One of the Islamic State's "media points" in Mosul, that attracts civilians to the extremist cause.
A teenager receiving treatment for a serious infection in a Mosul hospital recently spoke to visitors about how he became ill. It turned out that for the past three months he had been living in a basement with many other young men, training to become a suicide bomber or a fighter for the extremist group known as the Islamic State, who currently control the city. NIQASH met the boy and was able to hold several conversations with him in private, during which he outlined why he, like many other young Mosul men, had joined the extremist group - and why he was still thinking about committing suicide in the name of the group.
“Every day I would play football on the long road leading to a nearby playground by my house in Mansour [a neighbourhood in Mosul]. But one day I changed the way I normally went and I passed by one of Daesh’s “Media Points” [These are places where the Islamic State group try to promote their ideology, attracting fighters and supporters from among the civilian populace in areas they occupy]. I could hear loud noises so I went closer and when I got there I found crowds of people watching the large screens inside a small house, that had been built at the entrance to the neighbourhood several months ago.”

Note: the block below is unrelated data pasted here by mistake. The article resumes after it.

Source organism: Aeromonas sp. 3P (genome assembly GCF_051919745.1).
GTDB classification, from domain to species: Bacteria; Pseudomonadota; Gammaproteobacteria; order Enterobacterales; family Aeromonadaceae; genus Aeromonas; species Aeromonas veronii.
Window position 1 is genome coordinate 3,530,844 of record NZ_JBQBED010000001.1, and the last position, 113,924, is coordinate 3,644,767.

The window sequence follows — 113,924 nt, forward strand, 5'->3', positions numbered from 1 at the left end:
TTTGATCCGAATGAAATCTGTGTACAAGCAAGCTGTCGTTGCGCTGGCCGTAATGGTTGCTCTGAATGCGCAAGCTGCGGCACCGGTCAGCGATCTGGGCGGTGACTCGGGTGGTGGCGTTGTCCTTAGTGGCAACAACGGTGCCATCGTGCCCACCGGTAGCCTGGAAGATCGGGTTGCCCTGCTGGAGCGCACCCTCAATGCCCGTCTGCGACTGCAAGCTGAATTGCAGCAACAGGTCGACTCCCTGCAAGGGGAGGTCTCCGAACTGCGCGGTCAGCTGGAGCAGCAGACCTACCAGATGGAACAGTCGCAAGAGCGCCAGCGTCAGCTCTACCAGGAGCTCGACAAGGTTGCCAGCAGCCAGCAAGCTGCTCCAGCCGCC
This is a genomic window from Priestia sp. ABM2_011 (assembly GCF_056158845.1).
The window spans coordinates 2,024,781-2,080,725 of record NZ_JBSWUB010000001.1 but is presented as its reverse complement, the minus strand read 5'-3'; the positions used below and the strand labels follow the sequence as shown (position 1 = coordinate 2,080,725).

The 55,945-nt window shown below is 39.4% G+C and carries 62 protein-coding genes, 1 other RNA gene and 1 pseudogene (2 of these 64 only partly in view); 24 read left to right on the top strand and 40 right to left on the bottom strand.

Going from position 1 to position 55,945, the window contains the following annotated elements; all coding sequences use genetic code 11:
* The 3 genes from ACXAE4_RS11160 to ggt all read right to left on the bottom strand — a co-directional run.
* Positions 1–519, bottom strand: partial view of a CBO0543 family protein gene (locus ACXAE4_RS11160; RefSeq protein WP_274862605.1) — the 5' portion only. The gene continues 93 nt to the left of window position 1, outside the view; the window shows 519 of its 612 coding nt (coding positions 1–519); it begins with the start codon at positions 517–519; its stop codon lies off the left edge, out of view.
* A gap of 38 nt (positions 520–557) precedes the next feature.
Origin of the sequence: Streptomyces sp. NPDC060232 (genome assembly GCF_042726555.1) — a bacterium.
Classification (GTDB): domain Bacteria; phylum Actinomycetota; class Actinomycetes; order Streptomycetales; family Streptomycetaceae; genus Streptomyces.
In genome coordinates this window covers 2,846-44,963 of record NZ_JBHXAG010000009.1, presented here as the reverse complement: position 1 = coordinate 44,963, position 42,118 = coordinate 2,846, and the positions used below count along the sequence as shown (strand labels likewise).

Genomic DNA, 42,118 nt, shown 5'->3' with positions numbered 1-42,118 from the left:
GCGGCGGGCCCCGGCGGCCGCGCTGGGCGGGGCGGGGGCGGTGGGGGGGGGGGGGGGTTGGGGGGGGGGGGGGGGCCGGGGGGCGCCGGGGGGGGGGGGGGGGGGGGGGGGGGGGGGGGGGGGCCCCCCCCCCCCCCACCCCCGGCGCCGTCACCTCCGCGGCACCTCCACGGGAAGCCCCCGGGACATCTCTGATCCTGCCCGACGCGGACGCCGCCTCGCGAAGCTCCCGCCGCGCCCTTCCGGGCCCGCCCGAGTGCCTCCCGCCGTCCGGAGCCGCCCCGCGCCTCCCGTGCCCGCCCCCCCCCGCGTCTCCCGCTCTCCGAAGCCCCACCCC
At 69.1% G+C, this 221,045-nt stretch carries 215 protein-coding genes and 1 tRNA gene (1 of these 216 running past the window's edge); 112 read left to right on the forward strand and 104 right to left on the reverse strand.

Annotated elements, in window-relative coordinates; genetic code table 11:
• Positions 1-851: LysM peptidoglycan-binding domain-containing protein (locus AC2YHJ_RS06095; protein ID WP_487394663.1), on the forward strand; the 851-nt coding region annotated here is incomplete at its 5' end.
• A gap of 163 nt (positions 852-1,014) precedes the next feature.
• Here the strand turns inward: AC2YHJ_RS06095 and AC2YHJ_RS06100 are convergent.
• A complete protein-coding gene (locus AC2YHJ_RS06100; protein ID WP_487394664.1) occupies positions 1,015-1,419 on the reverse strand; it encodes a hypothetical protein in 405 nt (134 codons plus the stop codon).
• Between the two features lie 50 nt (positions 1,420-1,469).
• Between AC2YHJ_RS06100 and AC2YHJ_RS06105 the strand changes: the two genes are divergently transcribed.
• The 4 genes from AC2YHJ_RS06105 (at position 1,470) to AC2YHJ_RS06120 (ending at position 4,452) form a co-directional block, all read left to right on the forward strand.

“Everyone was watching a film of a battle between the Caliphate’s soldiers and the Iraqi army. There were suicide bombers and mortars going off. The scene peaked with Daesh’s occupation of the area they were fighting for and the raising of Daesh’s flag on buildings and around the streets. It was an action movie! There was so much excitement. But it was all real.”